Bob Braun, retired education reporter for the New Jersey Star Ledger has extensively covered the plan’s roll out on his blog, Bob Braun’s Ledger, and it is safe to say that he characterizes it more as a roll OVER of the entire community.  Schools were slated to close even when succeeding by every reasonable metricAnderson stopped attending monthly public meetings where she was hearing the public’s anger and confusion.  Even Secretary of Education Arne Duncan has expressed concern that Anderson’s plans are being rushed to implementation too quickly.  During the summer months, it was clear that Anderson had no operable plans for the transportation logistics problems caused by potentially busing students from the same families across the city to entirely different schools.  The lack of planning or even of care to plan was further evident this summer, when parents, taking off much needed work hours to participate in a school assignment process, were left waiting for hours in sweltering heat only to be told they would have to return another day.  Mind you, this wasn’t to enroll in an assigned school — it was just to get an assignment at all.  Mr. Braun reported one of just many heart-breaking stories entirely born of the cruelty being imposed upon Newark:

All the parents had stories to tell about the cruelty inflicted by the Anderson/Christie regime on the often poor and predominantly black and Hispanic residents of Newark. Typical was the story told by Marisol Mendez who came to the “One Newark” registration day to find placements for her 14-year-old son, Carlos Perez, and 9-year-old daughter, Emily Perez. The family lives in the North Ward and the children attended Abington Avenue but, when they applied under Anderson’s “One Newark” plan, Carlos, a special education student, they were  assigned to West Side High School and Emily was sent to a South Ward school.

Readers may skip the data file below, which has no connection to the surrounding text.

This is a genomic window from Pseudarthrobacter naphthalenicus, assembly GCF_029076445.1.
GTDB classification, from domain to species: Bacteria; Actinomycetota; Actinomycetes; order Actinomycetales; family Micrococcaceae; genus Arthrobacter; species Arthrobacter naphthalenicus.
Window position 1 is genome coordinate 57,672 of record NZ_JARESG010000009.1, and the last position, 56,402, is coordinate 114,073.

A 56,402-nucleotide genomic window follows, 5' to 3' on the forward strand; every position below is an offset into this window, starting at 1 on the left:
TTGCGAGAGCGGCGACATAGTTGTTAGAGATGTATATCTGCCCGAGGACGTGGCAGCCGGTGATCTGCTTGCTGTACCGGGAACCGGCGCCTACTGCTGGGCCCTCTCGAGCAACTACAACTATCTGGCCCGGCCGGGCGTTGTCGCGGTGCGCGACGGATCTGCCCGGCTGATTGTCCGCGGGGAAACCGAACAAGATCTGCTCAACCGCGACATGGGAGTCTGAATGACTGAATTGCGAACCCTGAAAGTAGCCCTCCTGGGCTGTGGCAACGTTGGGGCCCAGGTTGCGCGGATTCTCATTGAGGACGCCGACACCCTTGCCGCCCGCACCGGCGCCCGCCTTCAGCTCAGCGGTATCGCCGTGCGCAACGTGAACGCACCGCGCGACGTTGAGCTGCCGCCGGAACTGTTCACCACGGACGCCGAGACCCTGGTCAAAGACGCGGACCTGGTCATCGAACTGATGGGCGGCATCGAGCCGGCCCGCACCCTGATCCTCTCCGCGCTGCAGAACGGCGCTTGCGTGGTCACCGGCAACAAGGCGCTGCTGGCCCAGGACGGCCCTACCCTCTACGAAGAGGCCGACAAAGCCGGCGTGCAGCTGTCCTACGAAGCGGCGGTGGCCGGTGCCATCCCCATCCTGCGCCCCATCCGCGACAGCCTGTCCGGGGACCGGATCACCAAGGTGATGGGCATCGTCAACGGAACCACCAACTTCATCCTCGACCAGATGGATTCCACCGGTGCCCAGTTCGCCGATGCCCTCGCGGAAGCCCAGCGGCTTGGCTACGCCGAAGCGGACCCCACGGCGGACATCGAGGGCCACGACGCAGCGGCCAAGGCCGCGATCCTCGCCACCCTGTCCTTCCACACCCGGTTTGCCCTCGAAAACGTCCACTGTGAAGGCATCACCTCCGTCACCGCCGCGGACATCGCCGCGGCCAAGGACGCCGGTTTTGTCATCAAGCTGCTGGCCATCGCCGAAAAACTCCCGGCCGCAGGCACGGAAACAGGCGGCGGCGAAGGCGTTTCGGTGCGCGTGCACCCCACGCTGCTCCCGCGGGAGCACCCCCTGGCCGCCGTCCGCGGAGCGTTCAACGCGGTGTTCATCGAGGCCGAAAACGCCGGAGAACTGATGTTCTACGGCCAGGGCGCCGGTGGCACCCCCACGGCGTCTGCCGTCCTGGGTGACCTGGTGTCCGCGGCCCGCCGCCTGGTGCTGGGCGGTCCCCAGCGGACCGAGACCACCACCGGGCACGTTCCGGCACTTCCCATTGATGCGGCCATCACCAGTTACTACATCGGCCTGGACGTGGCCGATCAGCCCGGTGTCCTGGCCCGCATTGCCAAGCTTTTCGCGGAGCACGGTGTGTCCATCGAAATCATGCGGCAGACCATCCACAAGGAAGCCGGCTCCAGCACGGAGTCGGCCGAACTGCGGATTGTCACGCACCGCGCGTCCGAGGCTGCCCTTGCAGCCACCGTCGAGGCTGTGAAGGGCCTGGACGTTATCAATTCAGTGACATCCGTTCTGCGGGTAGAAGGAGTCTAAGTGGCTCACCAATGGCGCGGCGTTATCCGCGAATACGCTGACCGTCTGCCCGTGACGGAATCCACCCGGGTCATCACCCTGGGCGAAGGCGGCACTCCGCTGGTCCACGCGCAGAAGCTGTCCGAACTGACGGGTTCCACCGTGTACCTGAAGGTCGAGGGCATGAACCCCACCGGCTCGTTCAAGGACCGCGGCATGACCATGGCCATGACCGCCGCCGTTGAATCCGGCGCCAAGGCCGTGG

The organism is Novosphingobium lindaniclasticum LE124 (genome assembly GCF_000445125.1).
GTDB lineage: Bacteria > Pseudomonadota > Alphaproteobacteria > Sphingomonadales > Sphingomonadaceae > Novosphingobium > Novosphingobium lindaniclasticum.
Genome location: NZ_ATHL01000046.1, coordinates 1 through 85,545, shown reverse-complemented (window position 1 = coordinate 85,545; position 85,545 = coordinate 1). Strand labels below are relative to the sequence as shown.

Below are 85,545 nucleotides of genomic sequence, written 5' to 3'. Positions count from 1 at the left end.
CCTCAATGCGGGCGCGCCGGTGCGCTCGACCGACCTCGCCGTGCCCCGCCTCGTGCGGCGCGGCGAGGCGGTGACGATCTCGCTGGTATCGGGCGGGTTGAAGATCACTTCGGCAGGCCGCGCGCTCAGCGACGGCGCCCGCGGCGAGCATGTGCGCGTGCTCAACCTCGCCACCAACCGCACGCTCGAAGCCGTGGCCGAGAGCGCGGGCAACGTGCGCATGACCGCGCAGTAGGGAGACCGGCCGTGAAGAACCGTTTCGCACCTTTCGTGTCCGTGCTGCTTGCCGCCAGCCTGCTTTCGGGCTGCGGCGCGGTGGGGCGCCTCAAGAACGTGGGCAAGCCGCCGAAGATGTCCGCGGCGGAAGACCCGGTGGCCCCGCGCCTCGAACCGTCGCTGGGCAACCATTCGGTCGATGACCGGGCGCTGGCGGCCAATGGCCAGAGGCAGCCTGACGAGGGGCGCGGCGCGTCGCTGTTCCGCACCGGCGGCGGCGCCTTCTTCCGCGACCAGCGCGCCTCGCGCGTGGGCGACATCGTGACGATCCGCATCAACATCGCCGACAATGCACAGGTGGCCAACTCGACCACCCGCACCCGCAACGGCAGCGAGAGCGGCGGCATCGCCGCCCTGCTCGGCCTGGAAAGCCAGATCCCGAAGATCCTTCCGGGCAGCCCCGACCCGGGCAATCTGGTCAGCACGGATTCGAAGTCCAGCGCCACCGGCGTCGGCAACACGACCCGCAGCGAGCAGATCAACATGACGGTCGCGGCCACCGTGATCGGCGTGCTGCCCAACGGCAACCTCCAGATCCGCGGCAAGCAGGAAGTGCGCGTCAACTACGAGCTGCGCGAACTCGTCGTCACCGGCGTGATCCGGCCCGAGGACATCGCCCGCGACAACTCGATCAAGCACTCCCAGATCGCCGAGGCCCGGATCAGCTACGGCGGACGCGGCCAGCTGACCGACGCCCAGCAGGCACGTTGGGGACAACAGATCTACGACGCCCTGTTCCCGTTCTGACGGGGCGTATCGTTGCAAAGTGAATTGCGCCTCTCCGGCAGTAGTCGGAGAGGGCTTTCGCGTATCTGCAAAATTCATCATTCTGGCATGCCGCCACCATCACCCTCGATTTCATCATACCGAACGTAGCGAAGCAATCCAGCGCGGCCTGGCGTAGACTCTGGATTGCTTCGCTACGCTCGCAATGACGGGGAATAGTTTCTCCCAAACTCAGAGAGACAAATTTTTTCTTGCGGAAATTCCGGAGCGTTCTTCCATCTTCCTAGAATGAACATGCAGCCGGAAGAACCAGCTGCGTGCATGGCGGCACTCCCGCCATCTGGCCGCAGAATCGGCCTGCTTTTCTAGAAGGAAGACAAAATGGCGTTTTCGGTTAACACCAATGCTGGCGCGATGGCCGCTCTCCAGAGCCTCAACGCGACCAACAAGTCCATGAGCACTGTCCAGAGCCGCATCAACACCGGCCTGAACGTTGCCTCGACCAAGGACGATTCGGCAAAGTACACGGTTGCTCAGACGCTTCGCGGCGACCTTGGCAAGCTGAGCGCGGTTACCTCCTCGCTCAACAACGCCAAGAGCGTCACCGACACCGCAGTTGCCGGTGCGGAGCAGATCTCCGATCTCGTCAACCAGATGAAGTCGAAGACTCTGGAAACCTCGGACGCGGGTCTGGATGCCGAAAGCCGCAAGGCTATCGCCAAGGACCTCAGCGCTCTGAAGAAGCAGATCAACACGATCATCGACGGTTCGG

“The placements were inappropriate for both of the children,” says Mendez. “My daughter is not going to take NJ Transit across town and my son needs a self-contained, special education class. He has had one all of his school career.”

Mendez tried to get answers from both the NPS administration and from charter schools. But, she says, two charter school operators–Newark Prep and K-12–told her they couldn’t take special education students. When she tried to speak to bureaucrats downtown, she received this shocking answer:

“They told me I should home-school my children.”

Anderson was upbeat on opening day, despite numerous reports of buses wandering the streets trying to find the students they were supposed to pick up.  But this week, the Newark Students Union tried to prove a point: that even in a politically disenfranchised community like Newark, people love their schools and will use whatever voice they can to make themselves heard.  On September 9th and 10th, students took part in direct action to protest what has been imposed upon them from outside political and economic alliances that see their entire school system as a worthy “experiment” at “creative destruction”.  With threats of citywide boycotts no longer supported by adult-led institutions such as the teachers’ union and the city clergy, these teens decided they had to be on the vanguard of demanding that Newark be heard: as reported by WABC News in New York City.  The student activists protested a second day by blockading the street near Anderson’s office as reported by WNBC the following day.  That protest culminated when police moved in to unchain the protesters, injuring the group’s leader, Kristin Towkaniuk.  Time will tell what will become in Newark, but despite their setbacks, it was genuinely inspiring to see students standing up when few adults are willing to do so.